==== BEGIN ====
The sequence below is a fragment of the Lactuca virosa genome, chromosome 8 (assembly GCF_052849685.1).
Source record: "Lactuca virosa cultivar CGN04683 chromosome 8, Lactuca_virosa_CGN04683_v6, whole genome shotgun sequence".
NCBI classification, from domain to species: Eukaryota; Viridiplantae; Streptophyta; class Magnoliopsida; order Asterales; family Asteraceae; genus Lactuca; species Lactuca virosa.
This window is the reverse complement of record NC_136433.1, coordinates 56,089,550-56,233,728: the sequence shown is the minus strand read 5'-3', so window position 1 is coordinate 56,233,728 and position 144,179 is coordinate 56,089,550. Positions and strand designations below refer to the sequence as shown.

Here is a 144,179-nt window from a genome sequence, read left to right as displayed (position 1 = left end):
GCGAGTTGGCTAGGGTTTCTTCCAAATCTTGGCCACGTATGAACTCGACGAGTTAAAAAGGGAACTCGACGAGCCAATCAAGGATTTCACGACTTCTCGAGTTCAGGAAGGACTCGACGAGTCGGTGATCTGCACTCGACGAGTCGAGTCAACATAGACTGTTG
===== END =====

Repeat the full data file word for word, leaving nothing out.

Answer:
The sequence below is a fragment of the Lactuca virosa genome, chromosome 8 (assembly GCF_052849685.1).
Source record: "Lactuca virosa cultivar CGN04683 chromosome 8, Lactuca_virosa_CGN04683_v6, whole genome shotgun sequence".
NCBI classification, from domain to species: Eukaryota; Viridiplantae; Streptophyta; class Magnoliopsida; order Asterales; family Asteraceae; genus Lactuca; species Lactuca virosa.
This window is the reverse complement of record NC_136433.1, coordinates 56,089,550-56,233,728: the sequence shown is the minus strand read 5'-3', so window position 1 is coordinate 56,233,728 and position 144,179 is coordinate 56,089,550. Positions and strand designations below refer to the sequence as shown.

Here is a 144,179-nt window from a genome sequence, read left to right as displayed (position 1 = left end):
GCGAGTTGGCTAGGGTTTCTTCCAAATCTTGGCCACGTATGAACTCGACGAGTTAAAAAGGGAACTCGACGAGCCAATCAAGGATTTCACGACTTCTCGAGTTCAGGAAGGACTCGACGAGTCGGTGATCTGCACTCGACGAGTCGAGTCAACATAGACTGTTG